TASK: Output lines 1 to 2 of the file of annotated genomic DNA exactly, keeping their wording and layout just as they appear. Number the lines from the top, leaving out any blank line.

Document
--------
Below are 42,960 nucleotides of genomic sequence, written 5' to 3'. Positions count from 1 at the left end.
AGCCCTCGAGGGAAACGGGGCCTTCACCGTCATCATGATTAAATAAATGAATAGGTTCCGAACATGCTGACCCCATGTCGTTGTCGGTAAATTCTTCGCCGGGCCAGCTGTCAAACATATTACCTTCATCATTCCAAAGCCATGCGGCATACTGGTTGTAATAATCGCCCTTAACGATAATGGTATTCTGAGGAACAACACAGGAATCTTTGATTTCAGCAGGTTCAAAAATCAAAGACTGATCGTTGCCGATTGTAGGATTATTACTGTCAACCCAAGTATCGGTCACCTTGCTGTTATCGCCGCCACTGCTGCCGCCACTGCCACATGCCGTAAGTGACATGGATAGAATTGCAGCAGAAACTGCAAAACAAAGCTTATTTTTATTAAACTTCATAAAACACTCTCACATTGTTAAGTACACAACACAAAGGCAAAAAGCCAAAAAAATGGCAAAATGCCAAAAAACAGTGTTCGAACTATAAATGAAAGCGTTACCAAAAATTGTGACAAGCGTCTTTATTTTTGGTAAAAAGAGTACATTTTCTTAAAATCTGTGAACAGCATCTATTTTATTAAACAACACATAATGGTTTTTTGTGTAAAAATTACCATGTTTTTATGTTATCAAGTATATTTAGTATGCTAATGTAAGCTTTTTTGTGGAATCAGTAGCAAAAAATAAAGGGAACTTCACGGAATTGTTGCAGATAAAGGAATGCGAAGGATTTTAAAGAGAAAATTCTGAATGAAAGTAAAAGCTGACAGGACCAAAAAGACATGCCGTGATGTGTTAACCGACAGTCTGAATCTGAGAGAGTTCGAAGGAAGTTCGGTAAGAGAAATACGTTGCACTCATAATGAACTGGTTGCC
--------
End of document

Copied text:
Below are 42,960 nucleotides of genomic sequence, written 5' to 3'. Positions count from 1 at the left end.
AGCCCTCGAGGGAAACGGGGCCTTCACCGTCATCATGATTAAATAAATGAATAGGTTCCGAACATGCTGACCCCATGTCGTTGTCGGTAAATTCTTCGCCGGGCCAGCTGTCAAACATATTACCTTCATCATTCCAAAGCCATGCGGCATACTGGTTGTAATAATCGCCCTTAACGATAATGGTATTCTGAGGAACAACACAGGAATCTTTGATTTCAGCAGGTTCAAAAATCAAAGACTGATCGTTGCCGATTGTAGGATTATTACTGTCAACCCAAGTATCGGTCACCTTGCTGTTATCGCCGCCACTGCTGCCGCCACTGCCACATGCCGTAAGTGACATGGATAGAATTGCAGCAGAAACTGCAAAACAAAGCTTATTTTTATTAAACTTCATAAAACACTCTCACATTGTTAAGTACACAACACAAAGGCAAAAAGCCAAAAAAATGGCAAAATGCCAAAAAACAGTGTTCGAACTATAAATGAAAGCGTTACCAAAAATTGTGACAAGCGTCTTTATTTTTGGTAAAAAGAGTACATTTTCTTAAAATCTGTGAACAGCATCTATTTTATTAAACAACACATAATGGTTTTTTGTGTAAAAATTACCATGTTTTTATGTTATCAAGTATATTTAGTATGCTAATGTAAGCTTTTTTGTGGAATCAGTAGCAAAAAATAAAGGGAACTTCACGGAATTGTTGCAGATAAAGGAATGCGAAGGATTTTAAAGAGAAAATTCTGAATGAAAGTAAAAGCTGACAGGACCAAAAAGACATGCCGTGATGTGTTAACCGACAGTCTGAATCTGAGAGAGTTCGAAGGAAGTTCGGTAAGAGAAATACGTTGCACTCATAATGAACTGGTTGCC